Theodore Hoppen grapples with this existential problem in his chapter, "A Question No-one Could Answer: What Was the Viceroyaly For? ' 1800-1921." In an entertaining and engaging piece, Hoppen states that many viceroys during this period saw their primary role to be that of drumming English (or Scottish) sense into recalcitrant Hibernian skulls (133). Lord Clarendon in the 1840s believed his main aim was to protect "the people against themselves." Hoppen comes to the conclusion that the influence of the viceroyalty rested on two important power relationships: with the London government and with the chief secretary. At length, Hoppen states languidly that within this political tug of war, "the viceroys simply soldiered on, becoming ... less important, more marginal and more than a little ridiculous" (147). Despite this nineteenth-century marginalization, Peter Gray examines the mid-1800s and asserts that a "liberal-unionist" experiment to make the lord lieutenant a "people's viceroy" was attempted with varying degrees of success. This initiative, formed by the second Melbourne government, was part of a broader "justice to Ireland" policy agenda. Theatrical St. Patrick's Day celebrations hosted by Lord Mulgrave in 1837 and the invitation to O'Connell to attend dinner at the viceregal lodge had positive effects on popular opinion. However, it also brought "the thorough ... alienation of much of the landed and clerical establishment" (159). Mulgrave's successor, Viscount Ebrington, learned this lesson and proscribed O'Connell's repealers from government patronage in 1840.

James Loughlin takes the chronology up to the late nineteenth century, the upheavals of the land war and the emerging home rule movement. Attempts to portray the lord lieutenant and the British monarchy as a force of viceregal and royal conciliation had mixed results. Between 1895 and 1905, three high-ranking British royals, the Duke of York, Queen Victoria and Edward VII, all made successful Irish visits. The viceroy, Lord Cadogan, tried to convince Queen Victoria to establish a royal residence to cultivate the apparent loyalty of the Irish but the elderly queen was opposed to the proposal. Cadogan, however, was a viceroy for settled times and when a period of agrarian agitation and Gaelic nationalism took off in the early 1900s, he aligned himself overtly with the Irish Unionist community and its demands for a coercive response (188). An ambitious attempt to reinterpret the viceroy as a '"welfare monarch'" by Lord and Lady Aberdeen from 1905-1915 is examined by Patrick Maume in the penultimate chapter of the book. The higher profile of Lady Aberdeen as vicereine suggested an effort to portray her as a stand-in for a maternally imagined Queen Victoria, as a sort of national mother. However, while the Aberdeens saw their philanthropic work as generously helping Ireland to help itself, nationalists and separatists claimed it undermined self-respect by "bribing" recipients to compromise on the national issue. Maume's chapter is an interesting thesis on the failure of yet another re-invention of this post, which at that stage was in irreversible and terminal decline.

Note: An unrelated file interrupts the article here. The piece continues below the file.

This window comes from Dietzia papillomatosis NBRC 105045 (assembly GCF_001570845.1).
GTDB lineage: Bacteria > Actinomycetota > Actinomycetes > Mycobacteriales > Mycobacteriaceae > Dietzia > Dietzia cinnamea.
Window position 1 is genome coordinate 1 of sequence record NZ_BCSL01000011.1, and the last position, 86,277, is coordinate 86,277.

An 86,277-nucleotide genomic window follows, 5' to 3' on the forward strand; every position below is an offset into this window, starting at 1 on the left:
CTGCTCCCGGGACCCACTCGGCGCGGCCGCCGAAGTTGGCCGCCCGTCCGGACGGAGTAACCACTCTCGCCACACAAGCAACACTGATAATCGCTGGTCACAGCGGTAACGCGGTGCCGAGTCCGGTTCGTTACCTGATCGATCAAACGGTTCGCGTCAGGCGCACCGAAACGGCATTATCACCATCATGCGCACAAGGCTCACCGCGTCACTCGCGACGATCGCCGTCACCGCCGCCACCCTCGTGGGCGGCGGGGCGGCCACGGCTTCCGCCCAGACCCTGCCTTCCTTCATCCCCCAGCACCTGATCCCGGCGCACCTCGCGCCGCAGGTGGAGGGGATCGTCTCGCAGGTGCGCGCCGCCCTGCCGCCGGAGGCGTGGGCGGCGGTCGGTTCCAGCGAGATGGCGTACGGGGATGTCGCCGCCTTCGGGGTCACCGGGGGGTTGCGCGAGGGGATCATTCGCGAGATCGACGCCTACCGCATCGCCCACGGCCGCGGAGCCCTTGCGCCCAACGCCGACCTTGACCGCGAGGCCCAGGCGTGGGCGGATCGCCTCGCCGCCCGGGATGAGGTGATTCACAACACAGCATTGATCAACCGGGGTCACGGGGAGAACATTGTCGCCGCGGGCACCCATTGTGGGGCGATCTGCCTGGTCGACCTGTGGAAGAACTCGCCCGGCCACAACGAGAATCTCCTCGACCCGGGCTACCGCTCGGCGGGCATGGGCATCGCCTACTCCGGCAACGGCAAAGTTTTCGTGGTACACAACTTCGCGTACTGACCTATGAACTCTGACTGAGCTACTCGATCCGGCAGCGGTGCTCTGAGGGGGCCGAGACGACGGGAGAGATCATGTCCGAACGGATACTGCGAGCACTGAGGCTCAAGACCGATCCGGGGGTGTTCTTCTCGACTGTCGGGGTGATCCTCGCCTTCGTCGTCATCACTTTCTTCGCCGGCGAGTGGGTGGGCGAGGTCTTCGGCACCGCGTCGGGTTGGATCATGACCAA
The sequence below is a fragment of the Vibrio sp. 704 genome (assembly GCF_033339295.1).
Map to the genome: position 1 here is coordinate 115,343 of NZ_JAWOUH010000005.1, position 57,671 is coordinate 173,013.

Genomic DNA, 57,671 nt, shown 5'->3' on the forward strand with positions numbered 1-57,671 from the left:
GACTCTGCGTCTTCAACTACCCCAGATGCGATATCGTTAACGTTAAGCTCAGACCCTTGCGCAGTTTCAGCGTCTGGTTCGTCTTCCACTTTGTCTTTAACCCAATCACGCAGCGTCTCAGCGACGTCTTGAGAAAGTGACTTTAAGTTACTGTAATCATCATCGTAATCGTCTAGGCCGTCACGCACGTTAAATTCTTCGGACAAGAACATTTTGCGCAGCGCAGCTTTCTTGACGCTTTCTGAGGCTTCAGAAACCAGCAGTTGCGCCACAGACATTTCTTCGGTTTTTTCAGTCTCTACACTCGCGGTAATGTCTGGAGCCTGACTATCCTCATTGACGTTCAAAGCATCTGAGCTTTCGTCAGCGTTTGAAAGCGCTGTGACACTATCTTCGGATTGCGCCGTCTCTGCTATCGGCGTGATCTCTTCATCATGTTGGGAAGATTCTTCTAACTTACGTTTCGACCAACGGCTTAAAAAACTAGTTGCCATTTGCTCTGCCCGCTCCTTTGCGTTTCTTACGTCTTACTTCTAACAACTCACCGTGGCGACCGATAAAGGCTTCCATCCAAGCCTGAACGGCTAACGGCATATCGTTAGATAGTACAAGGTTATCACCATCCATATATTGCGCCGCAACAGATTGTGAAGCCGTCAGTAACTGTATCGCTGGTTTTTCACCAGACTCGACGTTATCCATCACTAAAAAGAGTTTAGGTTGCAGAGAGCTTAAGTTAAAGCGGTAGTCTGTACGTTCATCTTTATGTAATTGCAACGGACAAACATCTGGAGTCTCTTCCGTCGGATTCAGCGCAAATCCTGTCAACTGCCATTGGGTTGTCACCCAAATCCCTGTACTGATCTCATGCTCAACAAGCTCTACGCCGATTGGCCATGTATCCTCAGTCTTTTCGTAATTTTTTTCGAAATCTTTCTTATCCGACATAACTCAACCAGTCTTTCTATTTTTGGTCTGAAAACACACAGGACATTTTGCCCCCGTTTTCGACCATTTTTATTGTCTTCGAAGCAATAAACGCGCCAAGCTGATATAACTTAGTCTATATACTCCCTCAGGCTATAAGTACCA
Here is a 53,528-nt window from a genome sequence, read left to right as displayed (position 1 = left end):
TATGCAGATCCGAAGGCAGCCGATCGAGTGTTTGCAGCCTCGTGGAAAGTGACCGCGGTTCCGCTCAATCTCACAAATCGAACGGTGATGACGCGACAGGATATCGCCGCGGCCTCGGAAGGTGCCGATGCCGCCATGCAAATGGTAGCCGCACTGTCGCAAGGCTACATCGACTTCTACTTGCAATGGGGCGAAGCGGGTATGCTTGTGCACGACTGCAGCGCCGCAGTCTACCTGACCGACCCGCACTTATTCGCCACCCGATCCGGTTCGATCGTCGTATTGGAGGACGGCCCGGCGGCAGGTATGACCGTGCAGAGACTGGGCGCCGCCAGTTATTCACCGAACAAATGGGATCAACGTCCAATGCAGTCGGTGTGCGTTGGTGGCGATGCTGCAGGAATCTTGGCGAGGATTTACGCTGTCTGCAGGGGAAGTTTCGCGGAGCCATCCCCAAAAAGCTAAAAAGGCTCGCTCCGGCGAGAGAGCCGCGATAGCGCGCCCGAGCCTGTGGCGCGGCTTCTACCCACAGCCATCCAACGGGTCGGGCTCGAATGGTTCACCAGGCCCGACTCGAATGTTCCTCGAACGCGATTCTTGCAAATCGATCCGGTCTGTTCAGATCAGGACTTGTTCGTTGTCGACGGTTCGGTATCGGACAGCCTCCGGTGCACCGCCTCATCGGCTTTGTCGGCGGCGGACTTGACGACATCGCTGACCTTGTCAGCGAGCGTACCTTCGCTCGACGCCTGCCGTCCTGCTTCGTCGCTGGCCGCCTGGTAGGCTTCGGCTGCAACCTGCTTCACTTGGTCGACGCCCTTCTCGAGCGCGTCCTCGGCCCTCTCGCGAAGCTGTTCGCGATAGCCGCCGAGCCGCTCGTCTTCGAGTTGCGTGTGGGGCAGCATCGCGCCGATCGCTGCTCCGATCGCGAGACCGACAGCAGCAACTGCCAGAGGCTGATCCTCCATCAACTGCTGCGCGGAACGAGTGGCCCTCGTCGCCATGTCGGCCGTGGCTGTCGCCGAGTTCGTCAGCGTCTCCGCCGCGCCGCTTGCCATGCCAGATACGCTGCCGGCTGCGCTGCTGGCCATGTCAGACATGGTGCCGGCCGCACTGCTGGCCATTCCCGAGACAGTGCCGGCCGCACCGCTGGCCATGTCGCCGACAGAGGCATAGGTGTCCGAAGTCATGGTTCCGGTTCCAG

Keith Jeffery's essay is the final chapter in the book and describes the last years and final death throes of the post of lord lieutenant during the revolutionary period of 1918-22. As Jeffery states, the appointment of Lord French to the post of viceroy in 1918 was intended as the stick to accompany the carrot of home rule. In fact, the appointment of French as lord lieutenant, his continued threats concerning conscription and the attempted suppression of Sinn Fein were propagandist gifts to radical nationalists and contributed to the annihilation of the Irish parliamentary party in 1918 (219). Various plots to assassinate Lord French are discussed in Jeffery's chapter as well as the wishes of Lloyd George to abolish the post altogether. However, the appointment of a Catholic (Lord Talbot) to the lord lieutenancy was the best that political minds in London could come up with. Although Talbot was the first Catholic viceroy since the 1600s, the pace of events had taken over and this tokenism came too late for any political use. Eoin MacNeill liked to tell the story of Cardinal Logue's reply on being told of the appointment of a Catholic viceroy: 'I suppose the next thing they will send us will be a Catholic hangman' (227).

This collection of essays is excellently researched and thoroughly readable as both a cover to cover book and as resource for students of different periods to dip into. The post of lord lieutenant, abolished in December 1922, is synonymous with Ireland's imperial past and this book offers further understanding of the political machinations needed to underpin a subjected society during periods of frequent turmoil. The Irish Lord Lieutenancy, c. 1541-1922, is a valuable addition to Irish historiography and deserves to be widely consulted by future students of Irish history.

--St. Patrick's College, Dublin City University
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Title Annotation:The Irish Lord Lieutenancy, 1541-1922
Author:Kennedy, Gordon
Publication:Irish Literary Supplement
Article Type:Book review
Date:Mar 22, 2014